Key planning questions

From WikiEducator
Jump to: navigation, search

Clarity of plan -- an evolving concept.

Image courtesy of orangeacid


You may be asking yourself:

  • Where can or do I start my content project in WikiEducator?
  • Do I start drafting my ideas on my user page? or Do I go ahead and create a new content page in the wiki?
  • Do I start drafting my content off-line? At what point is a content resource "ready" to be uploaded on the wiki?
  • What name should I use for my content page?
  • How will other educators find my teaching resource?
  • What can I do to promote collaboration from other WikiEducators in my project?

Most WikiEducators develop their concept outline and first drafts of the content directly online --- it's the wiki way. However, if this is your first time, you may not be sure of how or where to start.

The first step in deciding what to do is to think about a concept plan for your project. This involves answering a few basic planning questions. You may feel more comfortable completing the first draft of your plan off-line on a piece of paper. However, as you become more experienced and confident in the wiki you will soon be drafting your planning concepts directly online in WikiEducator!

Key planning questions

The planning phase involves three simple steps:

  • Step 1: Describe your learners -- who is the target audience for your teaching resource?
  • Step 2: Specify what your teaching resource will teach -- what should the learners be able to do after studying or working with your teaching resource?
  • Step 3: Identify and describe the characteristics of your resource -- do the learners need a tutorial, or a workshop or a study-guide?

Icon activity.jpg
Printing a copy of the planning sheet

We have prepared a planning sheet which you can use offline to help you get started in completing the three steps above.

Icon present.gif
Tip: Keep this print out and your written answers close by. You will need this when setting up your content page.

Step 1: Who are the learners?

Icon activity.jpg
Jot down a short and concise description of your intended target audience (no more than a short paragraph). Things to think about may include:
  • Age of the learners
  • Prior knowledge and experience in the intended topic and or technologies you will be using in your teaching resource
  • Location of the learners in terms of access to technology
  • Language
  • Any prerequisite skills learners may require for your teaching resource.

Here is an example to help get you started

Icon present.gif
Tip: Thinking about your intended target audience will help you define the teaching objectives which are appropriate for their learning needs. This information will also assist you to decide on the type of resource that is most appropriate and the best delivery options.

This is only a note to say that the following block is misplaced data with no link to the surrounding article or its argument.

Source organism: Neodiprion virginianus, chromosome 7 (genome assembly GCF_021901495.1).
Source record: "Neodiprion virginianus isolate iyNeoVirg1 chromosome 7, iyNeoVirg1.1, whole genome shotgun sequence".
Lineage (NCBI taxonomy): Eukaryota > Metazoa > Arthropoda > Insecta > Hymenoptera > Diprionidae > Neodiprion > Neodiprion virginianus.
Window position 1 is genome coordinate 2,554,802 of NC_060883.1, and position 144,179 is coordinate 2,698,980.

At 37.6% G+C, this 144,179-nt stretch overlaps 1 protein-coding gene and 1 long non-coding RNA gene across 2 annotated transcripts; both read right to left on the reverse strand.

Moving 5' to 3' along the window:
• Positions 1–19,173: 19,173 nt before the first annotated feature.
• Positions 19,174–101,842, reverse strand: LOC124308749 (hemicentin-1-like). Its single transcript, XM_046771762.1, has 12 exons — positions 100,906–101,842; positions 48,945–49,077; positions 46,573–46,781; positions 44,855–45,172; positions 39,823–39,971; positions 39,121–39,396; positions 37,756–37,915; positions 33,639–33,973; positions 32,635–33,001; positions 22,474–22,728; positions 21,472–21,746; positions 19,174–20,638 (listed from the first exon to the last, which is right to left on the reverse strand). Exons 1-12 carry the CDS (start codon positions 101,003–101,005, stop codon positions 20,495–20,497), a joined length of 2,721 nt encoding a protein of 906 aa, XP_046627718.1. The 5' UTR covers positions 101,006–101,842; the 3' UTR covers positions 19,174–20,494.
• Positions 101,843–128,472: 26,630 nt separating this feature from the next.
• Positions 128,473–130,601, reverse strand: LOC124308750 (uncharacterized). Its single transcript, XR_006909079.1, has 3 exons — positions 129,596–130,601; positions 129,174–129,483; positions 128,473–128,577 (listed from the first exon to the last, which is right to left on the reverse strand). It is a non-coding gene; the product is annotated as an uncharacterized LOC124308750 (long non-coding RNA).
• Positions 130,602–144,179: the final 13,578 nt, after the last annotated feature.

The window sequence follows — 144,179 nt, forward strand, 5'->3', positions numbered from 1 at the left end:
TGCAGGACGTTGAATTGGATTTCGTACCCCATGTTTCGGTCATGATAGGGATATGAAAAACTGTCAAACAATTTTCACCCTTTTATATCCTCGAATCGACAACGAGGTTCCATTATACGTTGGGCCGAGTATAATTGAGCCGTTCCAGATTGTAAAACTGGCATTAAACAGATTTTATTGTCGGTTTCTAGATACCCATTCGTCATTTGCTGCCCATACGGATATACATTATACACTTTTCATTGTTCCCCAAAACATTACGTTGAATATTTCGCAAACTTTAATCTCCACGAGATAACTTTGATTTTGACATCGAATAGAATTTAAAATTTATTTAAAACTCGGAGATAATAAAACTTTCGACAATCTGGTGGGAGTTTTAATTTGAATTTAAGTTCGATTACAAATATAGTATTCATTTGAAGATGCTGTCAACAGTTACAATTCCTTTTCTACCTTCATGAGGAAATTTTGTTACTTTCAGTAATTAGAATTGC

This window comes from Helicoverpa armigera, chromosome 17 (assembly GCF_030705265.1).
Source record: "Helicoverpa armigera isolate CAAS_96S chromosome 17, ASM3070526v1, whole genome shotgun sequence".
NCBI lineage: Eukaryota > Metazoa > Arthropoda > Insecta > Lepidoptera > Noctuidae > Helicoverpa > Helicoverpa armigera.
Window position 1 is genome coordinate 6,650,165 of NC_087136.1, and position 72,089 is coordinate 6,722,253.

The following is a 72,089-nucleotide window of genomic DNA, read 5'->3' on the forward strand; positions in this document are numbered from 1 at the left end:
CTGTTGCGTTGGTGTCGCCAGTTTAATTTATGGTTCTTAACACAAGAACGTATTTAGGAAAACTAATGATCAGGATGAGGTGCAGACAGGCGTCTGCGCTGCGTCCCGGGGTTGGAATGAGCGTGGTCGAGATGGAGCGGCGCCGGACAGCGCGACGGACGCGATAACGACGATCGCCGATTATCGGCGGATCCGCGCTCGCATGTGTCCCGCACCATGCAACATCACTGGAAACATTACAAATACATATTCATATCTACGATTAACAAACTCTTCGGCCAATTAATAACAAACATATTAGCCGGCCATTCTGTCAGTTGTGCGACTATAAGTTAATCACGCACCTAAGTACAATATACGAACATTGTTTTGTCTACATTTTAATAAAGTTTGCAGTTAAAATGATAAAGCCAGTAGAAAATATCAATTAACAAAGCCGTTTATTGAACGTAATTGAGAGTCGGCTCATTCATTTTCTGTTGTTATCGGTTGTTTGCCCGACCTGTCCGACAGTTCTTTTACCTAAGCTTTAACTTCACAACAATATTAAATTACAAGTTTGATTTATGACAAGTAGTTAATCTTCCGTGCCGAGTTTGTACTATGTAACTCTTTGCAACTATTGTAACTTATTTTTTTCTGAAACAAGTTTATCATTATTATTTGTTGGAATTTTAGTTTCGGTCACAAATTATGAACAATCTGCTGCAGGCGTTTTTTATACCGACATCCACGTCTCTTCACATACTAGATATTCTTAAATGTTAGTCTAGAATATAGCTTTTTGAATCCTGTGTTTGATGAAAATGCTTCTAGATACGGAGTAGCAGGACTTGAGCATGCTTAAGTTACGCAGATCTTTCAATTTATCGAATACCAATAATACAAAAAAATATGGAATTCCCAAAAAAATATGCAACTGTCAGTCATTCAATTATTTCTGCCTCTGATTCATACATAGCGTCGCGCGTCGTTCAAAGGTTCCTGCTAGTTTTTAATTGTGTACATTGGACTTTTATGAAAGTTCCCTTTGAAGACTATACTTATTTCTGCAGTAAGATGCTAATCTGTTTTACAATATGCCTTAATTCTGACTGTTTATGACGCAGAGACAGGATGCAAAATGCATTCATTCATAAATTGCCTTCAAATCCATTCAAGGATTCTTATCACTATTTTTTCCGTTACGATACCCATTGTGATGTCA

Step 2: What are the objectives for this resource?

Icon activity.jpg
Define what you intend to teach and what you want the learners to do
  • List the teaching objectives for your resource
  • This will help define the structure of your resource, but also communicate to potential contributors what you are trying to develop.
  • Take a look at the examples of the objectives we used when developing the tutorials for WikiEducator.

Step 3: Specifying the characteristics for your resource

Icon activity.jpg
You will need to specify the following:
  1. What is the subject? (e.g. Geography, History or Education);
  2. What is the topic? (e.g. Glaciers, World War I or Educational technology);
  3. What type of resource are you developing? (e.g. Tutorial, Handout, Workshop, Study guide, Textbook, Handbook, Toolkit, Research paper.)
  4. Sector (Preschool, School, Tertiary, TVET (Technical and vocational education and training), Higher education, or Adult and community education);
  5. Level
    • In the case of school, specify the year (e.g. Year 1 through to Year 12)
    • In the case of Tertiary education specify the year where Year 1 is the first year of tertiary study. (Therefore Year 4 would be the Honours year or the 4th year of a four-year Bachelors degree.)
  6. Complexity, i.e. easy, intermediate or difficult. (Indicate the level of difficulty you are planning in relation to the level you specified above. For example a difficult lesson for a Year 8 Maths class.)
  7. Intended Audience (e.g. pupil, student, teacher, lecturer, trainer, parent/carer, administrator, community member)
  8. Learning hours (i.e. the notional or intended time that a learner is supposed to spend on the resource, eg 1.5 hours. This means predicting or estimating the time that will be spent on all learning activity.)

Road Works.svg Work in progress, expect frequent changes. Help and feedback is welcome. See discussion page. Road Works.svg